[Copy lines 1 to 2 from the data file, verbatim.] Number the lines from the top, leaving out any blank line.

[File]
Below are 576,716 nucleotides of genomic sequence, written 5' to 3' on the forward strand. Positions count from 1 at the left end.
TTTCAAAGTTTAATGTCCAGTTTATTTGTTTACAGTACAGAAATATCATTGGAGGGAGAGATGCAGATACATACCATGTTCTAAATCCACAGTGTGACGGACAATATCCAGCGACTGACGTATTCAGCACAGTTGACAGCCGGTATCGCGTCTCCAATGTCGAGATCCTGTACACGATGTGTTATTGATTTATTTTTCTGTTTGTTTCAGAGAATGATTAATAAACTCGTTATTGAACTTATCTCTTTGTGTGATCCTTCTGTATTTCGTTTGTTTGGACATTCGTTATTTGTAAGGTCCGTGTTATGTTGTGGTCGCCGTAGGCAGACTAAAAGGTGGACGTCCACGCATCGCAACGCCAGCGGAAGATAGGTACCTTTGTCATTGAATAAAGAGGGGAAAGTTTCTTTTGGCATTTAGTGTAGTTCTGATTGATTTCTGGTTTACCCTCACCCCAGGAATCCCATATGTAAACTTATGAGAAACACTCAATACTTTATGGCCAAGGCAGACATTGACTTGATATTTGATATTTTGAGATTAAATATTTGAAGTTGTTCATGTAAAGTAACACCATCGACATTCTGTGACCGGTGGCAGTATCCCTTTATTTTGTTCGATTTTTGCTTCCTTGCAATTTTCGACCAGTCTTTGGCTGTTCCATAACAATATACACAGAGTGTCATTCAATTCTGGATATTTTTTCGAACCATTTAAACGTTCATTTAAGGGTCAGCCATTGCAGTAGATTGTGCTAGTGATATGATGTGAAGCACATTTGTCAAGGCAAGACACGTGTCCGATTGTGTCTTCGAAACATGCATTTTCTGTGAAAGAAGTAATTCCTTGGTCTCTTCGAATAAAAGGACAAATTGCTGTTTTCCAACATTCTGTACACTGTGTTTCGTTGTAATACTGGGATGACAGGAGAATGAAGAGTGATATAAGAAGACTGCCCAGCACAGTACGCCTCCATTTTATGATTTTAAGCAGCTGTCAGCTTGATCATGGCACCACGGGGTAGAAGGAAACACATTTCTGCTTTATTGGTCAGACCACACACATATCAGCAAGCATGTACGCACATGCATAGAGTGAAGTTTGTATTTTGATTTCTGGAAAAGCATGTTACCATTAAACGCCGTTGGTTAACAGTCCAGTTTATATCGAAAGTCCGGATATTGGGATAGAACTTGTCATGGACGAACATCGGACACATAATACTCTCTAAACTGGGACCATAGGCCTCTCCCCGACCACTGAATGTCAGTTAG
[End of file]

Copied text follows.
Below are 576,716 nucleotides of genomic sequence, written 5' to 3' on the forward strand. Positions count from 1 at the left end.
TTTCAAAGTTTAATGTCCAGTTTATTTGTTTACAGTACAGAAATATCATTGGAGGGAGAGATGCAGATACATACCATGTTCTAAATCCACAGTGTGACGGACAATATCCAGCGACTGACGTATTCAGCACAGTTGACAGCCGGTATCGCGTCTCCAATGTCGAGATCCTGTACACGATGTGTTATTGATTTATTTTTCTGTTTGTTTCAGAGAATGATTAATAAACTCGTTATTGAACTTATCTCTTTGTGTGATCCTTCTGTATTTCGTTTGTTTGGACATTCGTTATTTGTAAGGTCCGTGTTATGTTGTGGTCGCCGTAGGCAGACTAAAAGGTGGACGTCCACGCATCGCAACGCCAGCGGAAGATAGGTACCTTTGTCATTGAATAAAGAGGGGAAAGTTTCTTTTGGCATTTAGTGTAGTTCTGATTGATTTCTGGTTTACCCTCACCCCAGGAATCCCATATGTAAACTTATGAGAAACACTCAATACTTTATGGCCAAGGCAGACATTGACTTGATATTTGATATTTTGAGATTAAATATTTGAAGTTGTTCATGTAAAGTAACACCATCGACATTCTGTGACCGGTGGCAGTATCCCTTTATTTTGTTCGATTTTTGCTTCCTTGCAATTTTCGACCAGTCTTTGGCTGTTCCATAACAATATACACAGAGTGTCATTCAATTCTGGATATTTTTTCGAACCATTTAAACGTTCATTTAAGGGTCAGCCATTGCAGTAGATTGTGCTAGTGATATGATGTGAAGCACATTTGTCAAGGCAAGACACGTGTCCGATTGTGTCTTCGAAACATGCATTTTCTGTGAAAGAAGTAATTCCTTGGTCTCTTCGAATAAAAGGACAAATTGCTGTTTTCCAACATTCTGTACACTGTGTTTCGTTGTAATACTGGGATGACAGGAGAATGAAGAGTGATATAAGAAGACTGCCCAGCACAGTACGCCTCCATTTTATGATTTTAAGCAGCTGTCAGCTTGATCATGGCACCACGGGGTAGAAGGAAACACATTTCTGCTTTATTGGTCAGACCACACACATATCAGCAAGCATGTACGCACATGCATAGAGTGAAGTTTGTATTTTGATTTCTGGAAAAGCATGTTACCATTAAACGCCGTTGGTTAACAGTCCAGTTTATATCGAAAGTCCGGATATTGGGATAGAACTTGTCATGGACGAACATCGGACACATAATACTCTCTAAACTGGGACCATAGGCCTCTCCCCGACCACTGAATGTCAGTTAG